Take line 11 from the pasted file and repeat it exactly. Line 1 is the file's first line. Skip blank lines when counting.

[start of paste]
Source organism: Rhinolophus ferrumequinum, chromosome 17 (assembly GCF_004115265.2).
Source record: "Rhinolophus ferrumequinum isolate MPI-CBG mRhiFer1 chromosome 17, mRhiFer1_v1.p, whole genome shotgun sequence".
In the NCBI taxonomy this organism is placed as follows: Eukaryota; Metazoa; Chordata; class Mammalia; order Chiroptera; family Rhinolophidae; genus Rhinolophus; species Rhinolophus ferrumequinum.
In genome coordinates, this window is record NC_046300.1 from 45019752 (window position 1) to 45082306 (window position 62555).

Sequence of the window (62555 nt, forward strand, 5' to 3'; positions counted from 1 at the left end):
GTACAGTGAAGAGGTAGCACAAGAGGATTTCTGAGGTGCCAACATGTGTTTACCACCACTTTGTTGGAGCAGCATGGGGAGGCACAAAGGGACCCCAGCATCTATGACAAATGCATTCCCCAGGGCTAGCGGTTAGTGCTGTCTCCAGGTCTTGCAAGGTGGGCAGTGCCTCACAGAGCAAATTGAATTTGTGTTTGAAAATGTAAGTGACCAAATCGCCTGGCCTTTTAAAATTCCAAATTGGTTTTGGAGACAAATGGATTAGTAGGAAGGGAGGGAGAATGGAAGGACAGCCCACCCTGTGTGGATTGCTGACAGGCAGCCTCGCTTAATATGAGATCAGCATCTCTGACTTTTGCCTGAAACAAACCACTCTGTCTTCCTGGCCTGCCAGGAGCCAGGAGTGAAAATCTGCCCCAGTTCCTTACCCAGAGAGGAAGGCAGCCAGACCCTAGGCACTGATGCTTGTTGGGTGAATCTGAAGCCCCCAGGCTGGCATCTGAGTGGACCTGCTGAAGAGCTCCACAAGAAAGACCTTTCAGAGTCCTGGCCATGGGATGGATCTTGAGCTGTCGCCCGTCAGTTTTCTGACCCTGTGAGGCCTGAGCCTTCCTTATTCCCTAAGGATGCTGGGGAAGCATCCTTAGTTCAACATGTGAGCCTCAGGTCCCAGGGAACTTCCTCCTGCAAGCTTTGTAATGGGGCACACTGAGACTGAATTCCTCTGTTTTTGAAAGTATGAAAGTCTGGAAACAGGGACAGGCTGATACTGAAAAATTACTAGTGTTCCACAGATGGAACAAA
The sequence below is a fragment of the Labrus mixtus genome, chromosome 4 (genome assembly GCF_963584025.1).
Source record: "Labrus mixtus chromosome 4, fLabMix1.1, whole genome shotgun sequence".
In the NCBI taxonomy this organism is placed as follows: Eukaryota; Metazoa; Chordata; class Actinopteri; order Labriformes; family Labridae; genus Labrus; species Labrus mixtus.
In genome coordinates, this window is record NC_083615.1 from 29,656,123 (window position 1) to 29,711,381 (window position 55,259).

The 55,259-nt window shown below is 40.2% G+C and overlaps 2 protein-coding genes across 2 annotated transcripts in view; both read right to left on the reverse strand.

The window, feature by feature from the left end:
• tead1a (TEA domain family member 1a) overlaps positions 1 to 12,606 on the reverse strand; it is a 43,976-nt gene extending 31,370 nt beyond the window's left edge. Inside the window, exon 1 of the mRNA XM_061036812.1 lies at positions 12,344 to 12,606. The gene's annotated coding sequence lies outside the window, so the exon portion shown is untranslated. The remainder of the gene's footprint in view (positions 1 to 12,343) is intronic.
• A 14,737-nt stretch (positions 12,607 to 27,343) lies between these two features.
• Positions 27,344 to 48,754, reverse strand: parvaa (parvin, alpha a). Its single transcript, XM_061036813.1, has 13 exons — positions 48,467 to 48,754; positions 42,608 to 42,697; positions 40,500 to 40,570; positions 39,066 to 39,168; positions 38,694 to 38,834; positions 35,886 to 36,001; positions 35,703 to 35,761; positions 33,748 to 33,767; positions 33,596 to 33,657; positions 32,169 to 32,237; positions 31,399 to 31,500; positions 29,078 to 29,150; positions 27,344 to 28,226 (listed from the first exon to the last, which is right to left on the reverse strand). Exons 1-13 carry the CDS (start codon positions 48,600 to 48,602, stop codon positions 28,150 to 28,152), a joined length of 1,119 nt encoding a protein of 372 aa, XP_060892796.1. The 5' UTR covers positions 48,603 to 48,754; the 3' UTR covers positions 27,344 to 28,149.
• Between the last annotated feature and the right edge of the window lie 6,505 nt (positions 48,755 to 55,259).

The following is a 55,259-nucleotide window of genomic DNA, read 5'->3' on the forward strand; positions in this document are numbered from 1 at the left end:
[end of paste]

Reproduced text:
The 55,259-nt window shown below is 40.2% G+C and overlaps 2 protein-coding genes across 2 annotated transcripts in view; both read right to left on the reverse strand.